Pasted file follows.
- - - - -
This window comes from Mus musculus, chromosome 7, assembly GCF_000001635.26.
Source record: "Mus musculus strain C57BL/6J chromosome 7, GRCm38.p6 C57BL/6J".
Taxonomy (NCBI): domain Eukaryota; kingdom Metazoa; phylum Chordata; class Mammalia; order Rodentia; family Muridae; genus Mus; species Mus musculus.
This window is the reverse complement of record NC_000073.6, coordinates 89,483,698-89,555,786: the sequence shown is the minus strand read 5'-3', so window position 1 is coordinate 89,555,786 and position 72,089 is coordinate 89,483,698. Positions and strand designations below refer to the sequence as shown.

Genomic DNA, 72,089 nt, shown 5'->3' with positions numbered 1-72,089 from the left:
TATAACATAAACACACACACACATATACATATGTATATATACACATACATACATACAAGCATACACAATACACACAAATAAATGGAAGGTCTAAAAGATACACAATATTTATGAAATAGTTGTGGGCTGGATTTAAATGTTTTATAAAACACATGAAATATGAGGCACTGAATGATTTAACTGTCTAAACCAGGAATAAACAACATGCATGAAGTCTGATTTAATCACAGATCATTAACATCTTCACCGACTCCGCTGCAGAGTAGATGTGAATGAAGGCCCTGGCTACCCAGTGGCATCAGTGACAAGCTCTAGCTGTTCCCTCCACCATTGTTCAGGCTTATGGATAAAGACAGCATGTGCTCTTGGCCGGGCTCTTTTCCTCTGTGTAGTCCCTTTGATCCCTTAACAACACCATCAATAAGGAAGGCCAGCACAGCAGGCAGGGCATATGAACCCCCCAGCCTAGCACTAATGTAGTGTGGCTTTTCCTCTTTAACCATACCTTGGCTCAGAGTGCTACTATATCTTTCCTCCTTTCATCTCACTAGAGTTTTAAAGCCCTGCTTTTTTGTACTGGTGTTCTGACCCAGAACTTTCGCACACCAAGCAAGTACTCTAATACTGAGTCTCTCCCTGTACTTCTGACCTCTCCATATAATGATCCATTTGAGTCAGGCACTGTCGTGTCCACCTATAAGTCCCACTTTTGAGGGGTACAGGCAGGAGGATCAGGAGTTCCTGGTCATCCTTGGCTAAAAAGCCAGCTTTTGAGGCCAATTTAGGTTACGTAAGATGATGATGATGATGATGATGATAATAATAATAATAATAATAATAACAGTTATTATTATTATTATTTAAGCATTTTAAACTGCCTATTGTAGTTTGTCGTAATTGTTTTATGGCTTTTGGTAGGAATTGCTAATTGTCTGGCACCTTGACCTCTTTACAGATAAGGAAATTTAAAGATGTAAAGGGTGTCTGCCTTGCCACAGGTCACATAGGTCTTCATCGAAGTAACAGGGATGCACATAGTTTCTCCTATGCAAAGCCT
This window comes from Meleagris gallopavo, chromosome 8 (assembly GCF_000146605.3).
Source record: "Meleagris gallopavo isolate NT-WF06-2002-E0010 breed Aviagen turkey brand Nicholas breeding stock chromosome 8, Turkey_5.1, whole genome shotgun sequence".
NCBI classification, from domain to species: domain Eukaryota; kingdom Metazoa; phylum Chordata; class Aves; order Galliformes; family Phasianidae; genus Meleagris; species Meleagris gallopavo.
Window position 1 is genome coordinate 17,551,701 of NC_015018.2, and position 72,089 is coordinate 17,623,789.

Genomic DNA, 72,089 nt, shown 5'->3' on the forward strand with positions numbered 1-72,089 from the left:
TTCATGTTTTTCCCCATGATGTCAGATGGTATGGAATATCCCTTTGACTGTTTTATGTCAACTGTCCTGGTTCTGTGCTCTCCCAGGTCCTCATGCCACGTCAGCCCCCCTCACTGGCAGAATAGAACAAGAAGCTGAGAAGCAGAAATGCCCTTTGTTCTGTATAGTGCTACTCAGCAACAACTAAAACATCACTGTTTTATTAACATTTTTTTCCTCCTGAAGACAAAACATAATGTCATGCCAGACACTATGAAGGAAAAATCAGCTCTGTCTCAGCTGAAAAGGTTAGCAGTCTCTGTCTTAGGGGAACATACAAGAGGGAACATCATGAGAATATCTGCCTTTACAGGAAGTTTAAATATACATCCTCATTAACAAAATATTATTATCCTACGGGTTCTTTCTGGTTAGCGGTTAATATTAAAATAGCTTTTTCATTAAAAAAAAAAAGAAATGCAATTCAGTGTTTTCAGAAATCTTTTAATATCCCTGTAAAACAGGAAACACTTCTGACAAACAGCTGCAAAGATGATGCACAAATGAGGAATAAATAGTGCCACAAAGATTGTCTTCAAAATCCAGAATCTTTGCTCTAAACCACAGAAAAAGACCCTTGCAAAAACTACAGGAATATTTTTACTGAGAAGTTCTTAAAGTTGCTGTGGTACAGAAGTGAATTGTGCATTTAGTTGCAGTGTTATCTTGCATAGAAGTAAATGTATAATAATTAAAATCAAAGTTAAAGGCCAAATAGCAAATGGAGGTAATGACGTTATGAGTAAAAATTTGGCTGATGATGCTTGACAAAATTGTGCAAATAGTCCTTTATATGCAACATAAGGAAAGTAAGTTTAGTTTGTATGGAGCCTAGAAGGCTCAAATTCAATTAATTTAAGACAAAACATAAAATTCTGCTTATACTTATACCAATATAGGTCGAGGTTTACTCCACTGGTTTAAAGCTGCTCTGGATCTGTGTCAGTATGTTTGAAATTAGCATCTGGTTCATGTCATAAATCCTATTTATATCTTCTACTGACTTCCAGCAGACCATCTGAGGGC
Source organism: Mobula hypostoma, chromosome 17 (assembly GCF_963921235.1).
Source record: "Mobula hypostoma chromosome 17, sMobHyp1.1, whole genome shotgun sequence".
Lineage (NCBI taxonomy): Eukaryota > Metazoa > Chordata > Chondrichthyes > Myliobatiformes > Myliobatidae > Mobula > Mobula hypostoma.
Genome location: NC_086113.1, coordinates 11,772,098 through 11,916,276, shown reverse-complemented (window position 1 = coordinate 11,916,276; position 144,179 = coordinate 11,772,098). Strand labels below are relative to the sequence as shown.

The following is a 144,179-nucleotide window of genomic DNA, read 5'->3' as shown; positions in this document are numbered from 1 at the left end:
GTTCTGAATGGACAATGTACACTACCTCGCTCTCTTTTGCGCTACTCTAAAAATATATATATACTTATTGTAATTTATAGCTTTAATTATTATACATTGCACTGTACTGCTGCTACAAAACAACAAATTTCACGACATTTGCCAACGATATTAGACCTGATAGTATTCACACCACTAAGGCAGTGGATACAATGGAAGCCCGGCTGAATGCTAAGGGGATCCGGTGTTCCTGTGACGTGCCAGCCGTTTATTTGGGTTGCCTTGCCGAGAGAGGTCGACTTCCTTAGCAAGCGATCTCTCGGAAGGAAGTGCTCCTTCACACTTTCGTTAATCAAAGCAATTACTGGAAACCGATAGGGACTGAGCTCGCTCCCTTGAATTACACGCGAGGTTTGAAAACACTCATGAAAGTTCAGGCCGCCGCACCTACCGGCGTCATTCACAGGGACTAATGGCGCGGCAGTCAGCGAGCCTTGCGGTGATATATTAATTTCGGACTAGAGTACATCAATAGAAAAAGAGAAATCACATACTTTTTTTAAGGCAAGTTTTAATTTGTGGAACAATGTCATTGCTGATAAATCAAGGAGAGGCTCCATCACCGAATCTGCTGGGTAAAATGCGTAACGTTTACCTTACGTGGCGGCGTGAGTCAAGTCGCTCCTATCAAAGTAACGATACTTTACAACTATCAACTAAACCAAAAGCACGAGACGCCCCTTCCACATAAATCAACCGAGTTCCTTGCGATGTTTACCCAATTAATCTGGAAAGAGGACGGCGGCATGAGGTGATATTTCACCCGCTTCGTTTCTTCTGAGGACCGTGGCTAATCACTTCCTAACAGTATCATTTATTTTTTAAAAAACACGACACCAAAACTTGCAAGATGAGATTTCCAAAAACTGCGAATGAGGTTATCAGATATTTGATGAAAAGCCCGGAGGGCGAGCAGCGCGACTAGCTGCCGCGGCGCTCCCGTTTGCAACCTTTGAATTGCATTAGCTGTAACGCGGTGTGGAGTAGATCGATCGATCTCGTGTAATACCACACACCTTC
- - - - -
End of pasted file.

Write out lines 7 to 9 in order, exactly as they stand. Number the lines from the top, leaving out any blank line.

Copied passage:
This window comes from Meleagris gallopavo, chromosome 8 (assembly GCF_000146605.3).
Source record: "Meleagris gallopavo isolate NT-WF06-2002-E0010 breed Aviagen turkey brand Nicholas breeding stock chromosome 8, Turkey_5.1, whole genome shotgun sequence".
NCBI classification, from domain to species: domain Eukaryota; kingdom Metazoa; phylum Chordata; class Aves; order Galliformes; family Phasianidae; genus Meleagris; species Meleagris gallopavo.